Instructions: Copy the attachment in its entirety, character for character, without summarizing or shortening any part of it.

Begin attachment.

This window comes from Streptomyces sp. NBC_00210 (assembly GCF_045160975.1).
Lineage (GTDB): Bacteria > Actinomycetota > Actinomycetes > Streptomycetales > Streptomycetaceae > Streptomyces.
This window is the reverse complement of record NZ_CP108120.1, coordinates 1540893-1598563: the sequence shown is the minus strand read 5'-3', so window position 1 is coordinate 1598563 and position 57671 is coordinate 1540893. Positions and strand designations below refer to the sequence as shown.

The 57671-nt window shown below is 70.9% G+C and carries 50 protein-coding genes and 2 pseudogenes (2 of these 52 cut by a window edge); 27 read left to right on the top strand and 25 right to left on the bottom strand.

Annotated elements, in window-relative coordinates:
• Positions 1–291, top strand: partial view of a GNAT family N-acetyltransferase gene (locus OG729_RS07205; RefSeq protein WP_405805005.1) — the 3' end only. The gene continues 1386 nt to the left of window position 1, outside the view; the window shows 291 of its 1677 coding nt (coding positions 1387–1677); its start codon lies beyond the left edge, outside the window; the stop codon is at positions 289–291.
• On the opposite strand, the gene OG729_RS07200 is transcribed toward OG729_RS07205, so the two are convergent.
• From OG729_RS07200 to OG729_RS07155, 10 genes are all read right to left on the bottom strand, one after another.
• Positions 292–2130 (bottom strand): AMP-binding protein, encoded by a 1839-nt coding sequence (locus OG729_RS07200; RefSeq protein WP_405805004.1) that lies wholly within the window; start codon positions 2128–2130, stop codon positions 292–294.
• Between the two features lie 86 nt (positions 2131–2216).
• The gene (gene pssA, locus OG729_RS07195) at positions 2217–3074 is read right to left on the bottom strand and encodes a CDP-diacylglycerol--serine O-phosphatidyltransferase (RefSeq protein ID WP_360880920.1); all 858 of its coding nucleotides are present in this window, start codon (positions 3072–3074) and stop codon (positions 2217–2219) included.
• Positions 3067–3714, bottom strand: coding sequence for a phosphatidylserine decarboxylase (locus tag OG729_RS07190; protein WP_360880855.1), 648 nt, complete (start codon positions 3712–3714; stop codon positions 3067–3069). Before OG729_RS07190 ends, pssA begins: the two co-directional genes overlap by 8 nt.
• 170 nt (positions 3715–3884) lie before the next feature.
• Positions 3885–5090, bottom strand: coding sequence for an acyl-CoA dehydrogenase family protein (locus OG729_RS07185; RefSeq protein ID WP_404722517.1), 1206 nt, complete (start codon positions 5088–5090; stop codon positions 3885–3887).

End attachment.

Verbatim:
This window comes from Streptomyces sp. NBC_00210 (assembly GCF_045160975.1).
Lineage (GTDB): Bacteria > Actinomycetota > Actinomycetes > Streptomycetales > Streptomycetaceae > Streptomyces.
This window is the reverse complement of record NZ_CP108120.1, coordinates 1540893-1598563: the sequence shown is the minus strand read 5'-3', so window position 1 is coordinate 1598563 and position 57671 is coordinate 1540893. Positions and strand designations below refer to the sequence as shown.

The 57671-nt window shown below is 70.9% G+C and carries 50 protein-coding genes and 2 pseudogenes (2 of these 52 cut by a window edge); 27 read left to right on the top strand and 25 right to left on the bottom strand.

Annotated elements, in window-relative coordinates:
• Positions 1–291, top strand: partial view of a GNAT family N-acetyltransferase gene (locus OG729_RS07205; RefSeq protein WP_405805005.1) — the 3' end only. The gene continues 1386 nt to the left of window position 1, outside the view; the window shows 291 of its 1677 coding nt (coding positions 1387–1677); its start codon lies beyond the left edge, outside the window; the stop codon is at positions 289–291.
• On the opposite strand, the gene OG729_RS07200 is transcribed toward OG729_RS07205, so the two are convergent.
• From OG729_RS07200 to OG729_RS07155, 10 genes are all read right to left on the bottom strand, one after another.
• Positions 292–2130 (bottom strand): AMP-binding protein, encoded by a 1839-nt coding sequence (locus OG729_RS07200; RefSeq protein WP_405805004.1) that lies wholly within the window; start codon positions 2128–2130, stop codon positions 292–294.
• Between the two features lie 86 nt (positions 2131–2216).
• The gene (gene pssA, locus OG729_RS07195) at positions 2217–3074 is read right to left on the bottom strand and encodes a CDP-diacylglycerol--serine O-phosphatidyltransferase (RefSeq protein ID WP_360880920.1); all 858 of its coding nucleotides are present in this window, start codon (positions 3072–3074) and stop codon (positions 2217–2219) included.
• Positions 3067–3714, bottom strand: coding sequence for a phosphatidylserine decarboxylase (locus tag OG729_RS07190; protein WP_360880855.1), 648 nt, complete (start codon positions 3712–3714; stop codon positions 3067–3069). Before OG729_RS07190 ends, pssA begins: the two co-directional genes overlap by 8 nt.
• 170 nt (positions 3715–3884) lie before the next feature.
• Positions 3885–5090, bottom strand: coding sequence for an acyl-CoA dehydrogenase family protein (locus OG729_RS07185; RefSeq protein ID WP_404722517.1), 1206 nt, complete (start codon positions 5088–5090; stop codon positions 3885–3887).